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Why my parents never came to live with me

This week’s storyteller has chosen to be anonymous.

We’ve asked many people about their experiences of living with their parents in later life. In our latest story, our storyteller explains why she didn’t make that offer.

Why didn’t my parents move in with me when they needed help? I didn’t invite them and they wouldn’t have wanted to come.

Once upon a time I had a vision of my family in a rambling home in leafy somewhere, with my parents installed in an annexe. That didn’t happen when they were fit and healthy as we never moved to the house in my dreams. It certainly wasn’t going to happen once they needed physical care. Their strong desire to be independent and my recognition of my unsuitability saw to that.

I like my parents. I have visited them on an average of once a week through most of my adult life. When times have been bad, it’s been much more often. But we’ve never been close on a “Let’s share secrets” level. It’s only recently that I’ve discovered how much my parents have kept their worries to themselves over the years, and there’s certainly been plenty in my life that they don’t know about. On a certain level, we have always got on very well though.

That’s not enough though to have made living together with care involved a success.

Why not? Well, first, no one could accuse me of having the qualities that make a good carer. I have my own home business and we need my income. I make a good part-time driver, cook, shopper, cleaner and gardener – especially gardener. I’m OK at listening. I am not OK at cleaning up bodily functions. I was never that good at it as a mum. And I honestly don’t think my parents would have wanted me to play that role either. In fact I asked mum once if she would like me to help her shower, and she was horrified.

It’s not just my recognised unsuitability. It’s the stories I’ve heard from friends about how parents can totally disrupt family life.

Many people get selfish as they get old. No, strike that. They get more self-involved, and I don’t blame them for that. Even if they’ve been kind, generous souls for most of their lives, as my parents were, their own growing needs can catch up with and overtake them. Increasingly chronic poor health is frightening, as is the prospect of leaving your own home, or running out of money for decent care.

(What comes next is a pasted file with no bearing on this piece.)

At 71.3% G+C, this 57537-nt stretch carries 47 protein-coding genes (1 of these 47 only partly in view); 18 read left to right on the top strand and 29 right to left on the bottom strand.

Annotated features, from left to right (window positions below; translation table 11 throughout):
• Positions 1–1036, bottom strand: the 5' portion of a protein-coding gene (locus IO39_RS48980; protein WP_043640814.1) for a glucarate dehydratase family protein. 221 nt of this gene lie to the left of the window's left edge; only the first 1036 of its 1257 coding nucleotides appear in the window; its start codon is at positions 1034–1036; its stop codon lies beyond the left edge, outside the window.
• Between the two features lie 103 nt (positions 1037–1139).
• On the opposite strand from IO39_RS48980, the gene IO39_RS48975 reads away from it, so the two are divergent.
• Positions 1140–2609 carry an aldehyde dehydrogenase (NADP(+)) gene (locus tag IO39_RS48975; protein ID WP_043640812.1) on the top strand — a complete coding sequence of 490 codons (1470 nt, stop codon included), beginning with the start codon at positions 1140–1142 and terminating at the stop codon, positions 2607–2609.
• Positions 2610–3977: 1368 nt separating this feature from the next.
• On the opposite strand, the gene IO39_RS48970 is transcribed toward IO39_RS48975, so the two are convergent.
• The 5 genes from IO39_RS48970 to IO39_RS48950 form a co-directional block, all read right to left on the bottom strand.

There’s more to it than that though. On the occasions when my dad has come to stay with us for R&R after operations, he has been totally unaware of the havoc he has wreaked. He needed endless attention, and would pin one or another of us in a corner with talk of his problems, with the only escape being over the furniture or out the front door and in the back. A tad desperate and rude – even for me. It was of course an extraordinary time, but he has had plenty of those.

As for mum – well, she developed dementia at an accelerating pace when dad’s health suddenly deteriorated. In crisis I became her enemy rather than best friend. That’s how she saw me for the rest of her time – someone who was conspiring with my dad to stop her from living her life the way she wanted.

It was pretty tough watching dad trying to look after mum, and I spent as much time with them as I could, aiming to relieve some of the pressure. But they couldn’t come to live with us. It would never have worked.

Eventually it became too much for dad – especially when mum broke her hip and ended up in a wheelchair. She moved to a home, much against her will, where she was looked after kindly for the last six months of her life.

Dad soldiered on at home, and I’ve done what I can. A few months ago we had one crisis too many, and we children had to seize power of attorney and move him into a home where he could be safe.

I know how much dad would have liked to live out his days in his own house. But he’s a pragmatic man, and he does understand our reasons, even if he resents them – especially on the days that he feels well and able to cope. He has never suggested coming to live with us. In fact he already had the home of choice marked out, just in case. I thought he would move closer to us so we could visit more often, but he wanted to stay near his neighbours and friends.

And that’s a point in my defence. Mum and dad have had the most wonderful set of neighbours up and down the road who have always been on hand to help with lifts and shopping, when allowed. And there have been plenty of extended family keeping a watch on them and letting me know if anything seems awry too.

There’s another reason that would have made constant close proximity unworkable. Dad is a patriarch at heart and believes that his offspring are basically unreliable without his guidance. He hates having someone else looking after his finances and worries constantly that they’re doing the wrong thing at the wrong time. My role has been to take over health issues – particularly getting him to and from hospital appointments.

It wasn’t always the case, but today whatever dad needs he issues instructions rather than asks for advice. It’s maddening quite honestly. Indeed the only advice he seeks from me is whether his shirt is respectable enough to receive visitors. That’s not an attitude that I could take for more than a few hours at a time.

So there are my reasons for never having my parents come to live with me. I’m certain it would never have worked, and I don’t feel guilty for that particularly. Although I carry the burden of always feeling I could have done more – it goes with the territory.

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